The National Geographic Channel has produced an outstanding one-hour program on the President's plane, Air Force One. It brought back some warm memories of my time working with CBS News in Washington.
President Barack Obama will be flying a cutting edge, blue and white Boeing 747 with tail number 27000. The plane was updated after the 9/11 terrorist attack because many limitations where revealed during the immediate post crisis management. Remember, President Bush was in Sarasota, Florida, when the terrorists struck. Fearing the president was also a target, White House staffers quickly got him airborne while at the same time all US airspace was shut down to commercial air traffic. The president could go anywhere. The problems included the fact he could not address the nation from 35,000 feet, nor could he convene or participate in important strategy meetings with his top aids. Consequently, the president had to put down in Kansas to address the nation. Further, he felt so out of touch he instructed his pilot to take him to Washington even though some felt the threat hadn't passed.
The new plane will has the most advanced communications and weapons technologies. A backup plane has been built, and both are identical. Only the one carrying the President is Air Force One. Each plane carries about 70 passengers and is built to be the president's "airborne bunker". The president's quarters are spacious, and include an office, bedroom, full gourmet kitchen and dining room with custom china. It appears that even the traveling press pool has comfortable seating.
I remember traveling on Air Force One as a guest of Ronald Reagan. He was returning to Washington from his beloved ranch near Santa Barbara, California. CBS News had assigned me as a producer on several presidential trips. Over a short time covering the White House I developed a good relationship with the White House staff.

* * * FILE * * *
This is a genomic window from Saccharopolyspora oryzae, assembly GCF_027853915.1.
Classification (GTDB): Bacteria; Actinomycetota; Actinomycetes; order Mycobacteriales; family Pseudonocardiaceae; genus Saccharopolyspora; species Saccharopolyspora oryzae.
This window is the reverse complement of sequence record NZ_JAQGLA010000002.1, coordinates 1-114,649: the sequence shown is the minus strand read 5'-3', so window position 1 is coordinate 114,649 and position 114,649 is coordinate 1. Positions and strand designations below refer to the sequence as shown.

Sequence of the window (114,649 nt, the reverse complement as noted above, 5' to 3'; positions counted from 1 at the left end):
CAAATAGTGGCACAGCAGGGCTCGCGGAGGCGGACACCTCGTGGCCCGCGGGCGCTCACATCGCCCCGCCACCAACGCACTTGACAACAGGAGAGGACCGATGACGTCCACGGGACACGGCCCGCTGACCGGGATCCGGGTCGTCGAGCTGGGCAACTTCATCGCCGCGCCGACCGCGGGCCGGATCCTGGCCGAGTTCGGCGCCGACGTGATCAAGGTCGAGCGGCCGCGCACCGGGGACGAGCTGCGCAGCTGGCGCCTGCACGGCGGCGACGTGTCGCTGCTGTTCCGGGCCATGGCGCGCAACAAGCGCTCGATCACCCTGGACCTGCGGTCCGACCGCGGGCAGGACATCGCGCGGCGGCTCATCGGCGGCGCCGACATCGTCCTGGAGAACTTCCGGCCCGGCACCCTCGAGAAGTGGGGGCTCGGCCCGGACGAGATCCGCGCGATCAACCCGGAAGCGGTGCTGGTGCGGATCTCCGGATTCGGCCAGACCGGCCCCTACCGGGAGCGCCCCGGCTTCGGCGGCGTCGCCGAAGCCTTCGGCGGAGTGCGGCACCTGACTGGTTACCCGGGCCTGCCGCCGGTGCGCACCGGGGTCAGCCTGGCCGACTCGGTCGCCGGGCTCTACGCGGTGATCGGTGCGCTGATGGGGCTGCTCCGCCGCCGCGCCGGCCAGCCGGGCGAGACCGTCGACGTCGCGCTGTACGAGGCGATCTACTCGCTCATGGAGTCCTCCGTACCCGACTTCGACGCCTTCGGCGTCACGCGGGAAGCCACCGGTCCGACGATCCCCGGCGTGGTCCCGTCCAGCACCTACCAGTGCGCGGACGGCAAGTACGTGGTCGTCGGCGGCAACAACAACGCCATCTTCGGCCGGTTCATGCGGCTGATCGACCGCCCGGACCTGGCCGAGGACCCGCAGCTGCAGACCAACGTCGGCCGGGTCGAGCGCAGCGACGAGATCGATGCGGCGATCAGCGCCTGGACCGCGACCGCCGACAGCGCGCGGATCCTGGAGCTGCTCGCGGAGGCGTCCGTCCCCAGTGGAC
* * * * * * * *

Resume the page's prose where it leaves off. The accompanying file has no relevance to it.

This plane was a blue and white Boeing 707, tail number 27000, first used by Richard Nixon on his trip to China. I flew on the plane as part of the small press pool; it was quite an honor. We were jammed in the tail section of the aircraft, along with military support. We were near the kitchen and our seats seemed smaller than those in the coach section of a commercial airliner. As on a railroad train, some rows faced each other and were divided by a table. We ate reheated airline meals, peanuts and we were able to drink alcoholic beverages.
Apparently restless on our five-hour flight, Reagan stuck his head back into our compartment. He just smiled and waved and slipped out of site. We were not allowed to pursue him because most of the airplane was off limits.
We arrived at Andrews Air Force Base, where the Reagans transferred to a waiting helicopter, "Marine One", and took off for the 10-minute flight to 1600 Pennsylvania Avenue. Before disembarking from the aircraft I scooped up matchboxes, cigarette packs and napkins all stamped "Air Force One". They have since been stored somewhere in my house for a quarter of a century.
A couple months later I got a very personal delivery from the White House. I received an already framed certificate with a color drawing of AF-1 and the words "This is to certify that Joseph Peyronnin has flown on Air Force One as a guest of President Ronald Reagan".